In many parts of the North African and Middle Eastern region, sex trafficking is a very serious problem that happens regularly. For example, as stated in Sarah E. Mendelson’s Born Free, in 2014, 276 Nigerian schoolgirls were kidnapped by Boko Haram and were purportedly sold into sex slavery, and it can be easily assumed that similar situations occur under the radar of the media with ease. However, a quick glance online into the sex trafficking of Bahrain doesn’t produce sources listing scenarios such as that of Nigeria, but instead focuses on another very serious human trafficking issue: forced labor.
As I discussed heavily in my second blog post, concerning Bahrain’s history and economy, the small island nation is considered the region’s financial center and economic powerhouse since the 1980s. With a population currently standing at just over 1.2 million and climbing, only 58.4% of these people are of Bahraini citizenship; the rest of the population is mostly comprised of migrant workers who provide cheap labor for Bahrain’s booming business, real estate, and social services. Luckily, in the 2010 Trafficking in Persons Report created by the U.S. Department of State, an entire section is dedicated to human trafficking information in Bahrain, and will serve as a great resource for this blog post.
To begin, this report states that Bahrain is a destination country for the men and women of India, Pakistan, Nepal, Sri Lanka, Bangladesh, Indonesia, Thailand, the Philippines, Ethiopia, and Eritrea seeking to become domestic workers in the construction and service industries. Unfortunately, some of these workers face conditions of forced labor through use of practices such as: unlawful withholding of passports (effectively trapping them within the country), restrictions on movement (confining them to particular areas within Bahrain or cities within Bahrain), contract substitution (forcing them to switch jobs which they did not intend to apply for), non-payment wages, threats, or physical/sexual abuse. According to this report, women from Thailand, the Philippines, Morocco, Jordan, Syria, Lebanon, Russia, China, Vietnam, and Eastern Europe states are subjected to prostitution in Bahrain.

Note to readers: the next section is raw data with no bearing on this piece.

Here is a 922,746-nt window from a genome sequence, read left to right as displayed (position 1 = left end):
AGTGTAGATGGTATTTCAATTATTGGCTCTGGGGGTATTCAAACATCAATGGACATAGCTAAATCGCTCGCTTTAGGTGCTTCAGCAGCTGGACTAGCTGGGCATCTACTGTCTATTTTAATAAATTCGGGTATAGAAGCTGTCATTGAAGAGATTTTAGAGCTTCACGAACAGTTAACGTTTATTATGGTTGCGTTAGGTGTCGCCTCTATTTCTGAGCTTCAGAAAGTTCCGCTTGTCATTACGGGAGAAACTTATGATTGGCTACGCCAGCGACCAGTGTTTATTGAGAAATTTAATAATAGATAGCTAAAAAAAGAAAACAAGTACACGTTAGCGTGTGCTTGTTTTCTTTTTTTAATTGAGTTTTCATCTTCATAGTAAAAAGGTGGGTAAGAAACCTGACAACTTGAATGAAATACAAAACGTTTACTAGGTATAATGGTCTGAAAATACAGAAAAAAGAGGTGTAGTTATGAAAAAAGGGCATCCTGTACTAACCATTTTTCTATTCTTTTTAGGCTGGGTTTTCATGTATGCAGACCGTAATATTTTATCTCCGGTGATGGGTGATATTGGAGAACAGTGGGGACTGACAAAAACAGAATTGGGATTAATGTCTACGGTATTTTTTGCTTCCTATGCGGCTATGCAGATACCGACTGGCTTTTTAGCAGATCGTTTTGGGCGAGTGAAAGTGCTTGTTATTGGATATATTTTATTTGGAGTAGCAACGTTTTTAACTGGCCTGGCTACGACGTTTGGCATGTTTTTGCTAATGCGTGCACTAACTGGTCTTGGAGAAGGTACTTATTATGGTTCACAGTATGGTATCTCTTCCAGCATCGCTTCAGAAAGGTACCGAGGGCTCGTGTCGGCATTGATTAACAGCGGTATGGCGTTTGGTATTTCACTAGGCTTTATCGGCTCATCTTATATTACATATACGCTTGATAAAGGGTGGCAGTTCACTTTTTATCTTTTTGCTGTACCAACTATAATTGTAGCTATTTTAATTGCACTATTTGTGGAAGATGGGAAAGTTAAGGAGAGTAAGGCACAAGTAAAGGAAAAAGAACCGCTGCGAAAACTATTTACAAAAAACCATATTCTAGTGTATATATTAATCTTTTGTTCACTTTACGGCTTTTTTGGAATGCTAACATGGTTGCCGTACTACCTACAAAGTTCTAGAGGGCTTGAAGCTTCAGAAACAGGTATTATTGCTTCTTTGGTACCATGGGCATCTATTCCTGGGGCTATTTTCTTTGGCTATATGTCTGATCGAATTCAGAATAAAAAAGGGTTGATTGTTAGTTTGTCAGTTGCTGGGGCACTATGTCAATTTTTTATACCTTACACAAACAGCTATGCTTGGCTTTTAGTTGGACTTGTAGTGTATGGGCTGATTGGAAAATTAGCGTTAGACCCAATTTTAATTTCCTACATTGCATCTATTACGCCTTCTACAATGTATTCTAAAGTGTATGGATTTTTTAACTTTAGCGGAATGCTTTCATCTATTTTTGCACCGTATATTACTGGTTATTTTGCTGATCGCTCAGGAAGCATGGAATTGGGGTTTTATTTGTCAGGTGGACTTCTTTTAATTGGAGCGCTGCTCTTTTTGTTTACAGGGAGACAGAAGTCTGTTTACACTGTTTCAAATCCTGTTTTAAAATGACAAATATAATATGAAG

These incidences are unsurprising, and are supported by the Bahrain Government’s Labor Market Regulatory Authority’s study, included in the Trafficking in Persons Report, which states that 65% of migrant workers in Bahrain do not see their employment contract, with an additional 89% arriving in Bahrain uncertain of their terms of employment. This withholding of information from these migrant workers is a large contributing factor in the successful trafficking of them into and within Bahrain. In addition to this, this same study also found that 70% of these foreign workers borrowed money or sold property in their home countries in order to secure their job in Bahrain, either forcing them to accept what little wage they are paid in order to pay off their debt, or forcing them to remain in Bahrain as they would be homeless in their country of origin.
As stated in my seventh blog post, Bahrain’s government has, in the past and present, dealt poorly with NGOs, both those founded domestically and internationally. Any time I search for NGOs regarding specific issues in Bahrain, I am routinely met with the same type of information: most NGOs in Bahrain are either closely related to the government while under the guise of a non-government organization, or they remain a true NGO, are opposed by the government, and eventually run out of funding our are too low in support to remain functional or influential. Unfortunately this has also remained true of NGOs fighting for an end to human trafficking in Bahrain, as many have been unsuccessful in promoting the creation of legislation seeking to end human trafficking or to improve the working conditions and rights of those being trafficked within Bahrain. For example, in 2011 several NGOs in Bahrain were ordered to close by the government, including the Bahrain Migrant Workers’ Protection Society.